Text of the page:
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Berkshire Coverage

Separating Investments From Operating Businesses No Berkshire-Valuation Panacea

In Part 3 of a 5-part series, Morningstar's Gregg Warren and Drew Woodbury say the so-called two-column approach to valuing Berkshire can be useful, but it also has significant shortcomings.

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Ahead of Saturday's  Berkshire Hathaway (BRK.A) (BRK.B) annual meeting we're taking a closer look at the best way to value the complex company. We believe that understanding the benefits and shortfalls of different methodologies can provide valuable insight into the ways in which different investors are approaching the firm's overall valuation. Part 1 of the series, discussing an earnings-based multiple approach, is available here. Part 2 on book value can be found here

The two-column approach to valuing Berkshire can be useful but is often misunderstood
The two-column method has become increasingly popular of late, and it has been publicly employed by a number of different market participants. Possibly most well-known for his use of this valuation method is Whitney Tilson from T2 Partners, who regularly updates and publishes a slide deck with his opinions on Berkshire Hathaway on his website. In addition to Tilson's method, there are a number of other ways to separate investments from the operating business in order to arrive at a more precise valuation model of Berkshire. Some of the approaches are not necessarily comprehensive in themselves but rather seek to overcome shortfalls of the previously mentioned approaches by supplementing a different valuation approach, such as seeking to overcome the difficulty of placing an earnings multiple on the insurance earnings by developing a valuation proxy for the insurance businesses.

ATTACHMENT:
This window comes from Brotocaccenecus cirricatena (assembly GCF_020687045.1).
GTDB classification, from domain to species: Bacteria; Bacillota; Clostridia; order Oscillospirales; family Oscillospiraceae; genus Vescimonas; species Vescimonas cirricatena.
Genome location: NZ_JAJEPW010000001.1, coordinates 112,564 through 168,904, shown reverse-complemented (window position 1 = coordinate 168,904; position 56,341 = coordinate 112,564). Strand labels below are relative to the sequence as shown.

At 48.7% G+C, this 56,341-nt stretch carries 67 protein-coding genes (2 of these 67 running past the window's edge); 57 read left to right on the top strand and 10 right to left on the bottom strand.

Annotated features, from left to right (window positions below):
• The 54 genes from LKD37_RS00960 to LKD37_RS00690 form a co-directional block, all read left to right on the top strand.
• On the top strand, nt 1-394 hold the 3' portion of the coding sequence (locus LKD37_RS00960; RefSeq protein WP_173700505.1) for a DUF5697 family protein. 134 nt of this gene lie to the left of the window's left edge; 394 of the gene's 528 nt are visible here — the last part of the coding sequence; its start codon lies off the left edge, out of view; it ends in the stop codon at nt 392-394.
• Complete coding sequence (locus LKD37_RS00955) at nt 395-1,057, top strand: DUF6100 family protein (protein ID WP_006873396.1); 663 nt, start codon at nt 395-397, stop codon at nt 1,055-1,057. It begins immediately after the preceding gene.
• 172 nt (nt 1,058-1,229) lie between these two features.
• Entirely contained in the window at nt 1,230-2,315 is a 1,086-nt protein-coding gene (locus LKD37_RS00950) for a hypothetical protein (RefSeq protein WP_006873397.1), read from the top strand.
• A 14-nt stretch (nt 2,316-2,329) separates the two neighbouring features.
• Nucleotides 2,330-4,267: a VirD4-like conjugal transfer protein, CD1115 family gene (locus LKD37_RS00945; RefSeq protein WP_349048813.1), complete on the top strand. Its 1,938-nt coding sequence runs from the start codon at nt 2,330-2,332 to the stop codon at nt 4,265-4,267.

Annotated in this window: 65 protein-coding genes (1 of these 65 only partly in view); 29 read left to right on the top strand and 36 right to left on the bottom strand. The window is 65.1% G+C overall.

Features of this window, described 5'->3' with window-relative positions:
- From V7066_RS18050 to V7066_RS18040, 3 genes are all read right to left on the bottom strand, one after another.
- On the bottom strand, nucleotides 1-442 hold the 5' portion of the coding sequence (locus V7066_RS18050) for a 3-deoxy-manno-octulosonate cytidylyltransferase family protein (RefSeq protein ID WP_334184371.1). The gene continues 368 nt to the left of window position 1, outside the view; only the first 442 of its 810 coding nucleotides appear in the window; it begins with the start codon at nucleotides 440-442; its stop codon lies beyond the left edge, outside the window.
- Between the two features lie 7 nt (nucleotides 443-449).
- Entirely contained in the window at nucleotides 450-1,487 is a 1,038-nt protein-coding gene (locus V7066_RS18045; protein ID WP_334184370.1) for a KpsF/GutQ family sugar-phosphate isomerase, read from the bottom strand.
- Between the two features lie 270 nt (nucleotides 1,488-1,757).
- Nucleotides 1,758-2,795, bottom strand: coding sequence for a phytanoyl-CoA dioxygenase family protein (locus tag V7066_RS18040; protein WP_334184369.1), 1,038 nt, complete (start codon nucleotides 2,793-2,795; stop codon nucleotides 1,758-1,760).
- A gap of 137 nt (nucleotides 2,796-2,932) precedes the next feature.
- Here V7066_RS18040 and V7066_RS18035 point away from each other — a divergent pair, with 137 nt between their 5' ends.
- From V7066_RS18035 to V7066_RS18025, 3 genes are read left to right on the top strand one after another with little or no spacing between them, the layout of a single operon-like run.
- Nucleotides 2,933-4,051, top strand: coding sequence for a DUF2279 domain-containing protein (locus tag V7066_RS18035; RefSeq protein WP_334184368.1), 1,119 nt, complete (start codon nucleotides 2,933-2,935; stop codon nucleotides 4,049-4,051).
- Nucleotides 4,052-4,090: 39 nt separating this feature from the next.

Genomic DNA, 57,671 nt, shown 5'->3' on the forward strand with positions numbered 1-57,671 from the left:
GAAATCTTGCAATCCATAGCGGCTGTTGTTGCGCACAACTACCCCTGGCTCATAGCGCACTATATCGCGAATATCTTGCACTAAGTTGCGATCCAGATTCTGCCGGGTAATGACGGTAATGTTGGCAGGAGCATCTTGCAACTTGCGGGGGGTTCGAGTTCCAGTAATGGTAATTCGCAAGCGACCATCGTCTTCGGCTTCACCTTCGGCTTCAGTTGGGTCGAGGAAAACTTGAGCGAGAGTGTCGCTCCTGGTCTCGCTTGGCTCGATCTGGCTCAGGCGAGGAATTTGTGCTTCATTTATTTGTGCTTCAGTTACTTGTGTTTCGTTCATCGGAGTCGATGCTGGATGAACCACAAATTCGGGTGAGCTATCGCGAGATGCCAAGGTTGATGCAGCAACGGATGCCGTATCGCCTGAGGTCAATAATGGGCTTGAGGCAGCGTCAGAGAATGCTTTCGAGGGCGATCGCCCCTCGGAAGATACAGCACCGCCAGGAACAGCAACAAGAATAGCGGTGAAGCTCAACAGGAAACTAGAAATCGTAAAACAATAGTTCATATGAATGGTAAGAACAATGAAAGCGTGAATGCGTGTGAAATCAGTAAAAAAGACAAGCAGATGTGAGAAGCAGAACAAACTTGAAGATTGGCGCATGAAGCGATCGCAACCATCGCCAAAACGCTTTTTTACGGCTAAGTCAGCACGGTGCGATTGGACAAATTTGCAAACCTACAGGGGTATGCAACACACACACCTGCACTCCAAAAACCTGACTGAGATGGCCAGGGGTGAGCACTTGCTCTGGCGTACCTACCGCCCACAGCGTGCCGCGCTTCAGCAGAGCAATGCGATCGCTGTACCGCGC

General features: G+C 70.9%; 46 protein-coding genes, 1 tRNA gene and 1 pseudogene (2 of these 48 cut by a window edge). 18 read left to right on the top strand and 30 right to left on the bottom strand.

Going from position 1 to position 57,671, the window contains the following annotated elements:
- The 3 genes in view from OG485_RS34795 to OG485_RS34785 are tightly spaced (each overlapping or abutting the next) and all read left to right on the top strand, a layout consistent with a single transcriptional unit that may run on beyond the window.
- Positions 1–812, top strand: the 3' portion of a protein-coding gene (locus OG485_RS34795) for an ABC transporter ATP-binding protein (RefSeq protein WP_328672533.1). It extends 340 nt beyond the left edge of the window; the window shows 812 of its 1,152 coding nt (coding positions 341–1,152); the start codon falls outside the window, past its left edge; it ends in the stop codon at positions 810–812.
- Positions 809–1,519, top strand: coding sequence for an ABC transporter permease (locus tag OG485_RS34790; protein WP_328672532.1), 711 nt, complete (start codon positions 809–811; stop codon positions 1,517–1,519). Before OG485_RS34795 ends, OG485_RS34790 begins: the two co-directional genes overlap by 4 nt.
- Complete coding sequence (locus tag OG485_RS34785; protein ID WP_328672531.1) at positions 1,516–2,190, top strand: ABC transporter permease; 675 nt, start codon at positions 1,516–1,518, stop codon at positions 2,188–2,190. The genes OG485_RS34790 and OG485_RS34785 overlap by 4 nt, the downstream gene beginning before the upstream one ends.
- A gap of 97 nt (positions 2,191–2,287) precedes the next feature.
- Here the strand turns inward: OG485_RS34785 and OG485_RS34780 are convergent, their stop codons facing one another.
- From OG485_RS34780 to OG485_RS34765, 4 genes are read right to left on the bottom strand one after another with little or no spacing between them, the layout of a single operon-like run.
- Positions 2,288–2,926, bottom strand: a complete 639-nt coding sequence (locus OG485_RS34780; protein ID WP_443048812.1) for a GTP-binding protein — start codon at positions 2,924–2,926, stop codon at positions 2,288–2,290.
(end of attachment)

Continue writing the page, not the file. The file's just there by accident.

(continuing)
This approach has also become popular because of some implicit support from Buffett, who has repeatedly talked about separating the value of investments from the earnings of the operating businesses in a number of his annual reports. Though his comments have evolved somewhat over time, a notable example of this guidance on the calculation of intrinsic value can be found in Berkshire's 1997 annual report: